The Presence of the Divine

“But – we may well be asked – has it any meaning to ask for ‘the presence of the Divine’? Does not that Sacramental idea at once cancel itself, when thought out? Is not God ‘omnipresent’ and ‘really present’ always and everywhere?

Such a view is often put forward, and with a confident air of assurance which is in sharp conflict with the testimony of genuine religious experience; so much so, indeed, that one is tempted to venture a very blunt reply to it. We say, then, that this doctrine of the omnipresence of God – as thought by a necessity of His being He must be bound to every time and to every place, like a natural force pervading space – is a frigid invention of metaphysical speculation, entirely without religious import. Scripture knows nothing of it. Scripture knows no ‘Omnipresence’, neither the expression nor the meaning it expresses; it knows only the God who is where He wills to be, and is not where He wills not to be, the deus mobilis, who is no mere universally extended being, but an august mystery, that comes and goes, approaches and withdraws, has its time and hour, and may be far or near in infinite degrees, ‘closer than our breathing’ to us or miles remote from us. The hours of His ‘visitation’ and His ‘return’ are rare and solemn occasions, different essentially not only from the ‘profane’ life of every day, but also from the calm confiding mood of the believer, whose trust is to live ever before the face of God. They are the topmost summits in the life of the spirit. They are not only rare occasions, they must needs be so for our sakes, for no creature can bear often or for long the full nearness of God’s majesty in its beatitude and its awefulness. Yet there must still be such times, for they show the bright vision and completion of our sonship, they are a bliss in themselves and potent for redemption. They are the real sacrament, in comparison with which all high official ceremonials, Masses, and rituals the world over become the figurings of a child. And a Divine Service would be the truest which led up to such a mystery and the riches of grace that ensue upon the realization of it. And if it be asked whether a Divine Service be able to achieve this, let us answer that, though God indeed comes where and when He chooses, yet He will choose to come when we sincerely call upon Him and prepare ourselves truly for His visitation.”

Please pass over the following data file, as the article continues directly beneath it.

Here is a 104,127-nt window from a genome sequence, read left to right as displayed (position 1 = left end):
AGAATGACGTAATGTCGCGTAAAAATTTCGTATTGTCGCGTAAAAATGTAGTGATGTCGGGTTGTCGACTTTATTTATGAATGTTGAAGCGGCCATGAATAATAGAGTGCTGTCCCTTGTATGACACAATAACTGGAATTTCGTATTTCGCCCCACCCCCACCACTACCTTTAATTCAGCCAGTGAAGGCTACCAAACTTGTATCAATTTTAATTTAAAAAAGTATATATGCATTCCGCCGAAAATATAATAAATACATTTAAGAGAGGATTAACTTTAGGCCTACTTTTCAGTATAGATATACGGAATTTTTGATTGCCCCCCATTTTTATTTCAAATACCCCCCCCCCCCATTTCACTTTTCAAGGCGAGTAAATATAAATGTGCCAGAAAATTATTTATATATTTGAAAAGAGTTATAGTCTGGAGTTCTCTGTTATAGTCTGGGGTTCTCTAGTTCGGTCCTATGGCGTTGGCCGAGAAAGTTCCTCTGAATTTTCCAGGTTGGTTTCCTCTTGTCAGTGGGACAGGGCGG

Rudolf Otto